One of the reasons I’m so passionate about the work I do and the lessons I teach during my keynotes is because they’re lessons I’ve had to learn myself (often the hard way!).
Almost EVERYTHING I share on stage and on page today are things I did the polar opposite of when I was younger.
The most glaring example is mindset.
In my teens and early 20’s I was THE KING of blaming, complaining, and making excuses.
Anytime things didn’t go my way – it was someone else’s fault. I severely lacked personal accountability.
As a freshman basketball player at Elon… I got a decent amount of playing time (and even started a handful of games).
And with typical youthful arrogance, I figured that would continue for the rest my college career. I mean, if I played a lot as a freshman, why wouldn’t I continue to play a lot the next three years?
That misguided assumption led to complacency the off season after my freshman year. I mailed it in. I did the bare minimum. I stopped working on my game during the Unseen Hours.
While I coasted, my teammates got better. While I thought I had ‘arrived’, our coach recruited more talented players.
I hardly played at all my sophomore season.
Which was absolutely justified to EVERYONE but me.
I was so unaware and hardheaded.
Instead of my demotion serving as a much needed wakeup call – to get back to work and try to EARN more playing time – I made excuses, blamed my coach, and complained.
Instead of having the courage to rise to the challenge, I took the cowardice approach and did even less.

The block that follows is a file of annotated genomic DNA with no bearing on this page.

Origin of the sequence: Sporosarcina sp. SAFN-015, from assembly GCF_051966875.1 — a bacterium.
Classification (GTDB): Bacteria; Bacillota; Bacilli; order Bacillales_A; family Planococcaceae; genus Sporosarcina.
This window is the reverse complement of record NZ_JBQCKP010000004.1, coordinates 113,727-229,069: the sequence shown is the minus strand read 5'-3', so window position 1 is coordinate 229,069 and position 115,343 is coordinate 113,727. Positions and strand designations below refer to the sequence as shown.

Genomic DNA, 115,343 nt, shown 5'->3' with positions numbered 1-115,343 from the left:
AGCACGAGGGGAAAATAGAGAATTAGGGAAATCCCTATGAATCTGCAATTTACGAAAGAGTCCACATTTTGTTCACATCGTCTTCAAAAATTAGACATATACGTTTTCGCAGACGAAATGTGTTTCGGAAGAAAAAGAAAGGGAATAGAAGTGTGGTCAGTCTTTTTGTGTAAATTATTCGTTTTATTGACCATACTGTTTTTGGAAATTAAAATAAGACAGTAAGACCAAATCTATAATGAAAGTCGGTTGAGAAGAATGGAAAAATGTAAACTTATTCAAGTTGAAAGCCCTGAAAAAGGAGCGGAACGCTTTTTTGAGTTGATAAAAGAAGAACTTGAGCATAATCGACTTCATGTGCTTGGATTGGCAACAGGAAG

“If I’m not gonna play, why should I even bother coming in?”
I had it completely backwards.
I was selfish, apathetic, and entitled.
It was all about ME (and not the team).
To no surprise, this trend (of hardly ever playing) continued during my junior year.
Around mid-season, during a home game when we were up 25, my coach put me in with less than a minute to go.
I thought these as ‘scrub minutes.’
I felt humiliated.
My immature ego felt embarrassed.
The next morning I went into his office and said, “If you’re not gonna play me when the game matters, don’t bother playing me at all.”
And he didn’t.
I never played another minute of college basketball.
And rightfully so. After behaving like that, I didn’t deserve to play.
Fast forward 25 years… and it’s crazy for me to even write about this. It feels like a lifetime ago… and honestly feels like that wasn’t even me… like it was a completely different person.
Thankfully, I’ve matured a lot since then…
For starters, I can ‘see’ how misguided I was and how my attitude/perspective NOW is the exact opposite of what it was THEN.
I now ‘use’ that experience to heighten my empathy and compassion when I meet someone that has the same attitude I used to have (and people that blame, complain, and make excuses).
I’ve also forgiven my younger self for having such a selfish, entitled attitude! It’s clear to me now that my behavior then was a result of some very deep rooted insecurities and low level emotional intelligence and coping skills.
But I’m proud to say I am a better man today for having been such a knucklehead then!
I’m equally proud to say that I have since repaired my relationship with my coach. He’s one of my biggest supporters now. I’m so grateful for his grace and forgiveness!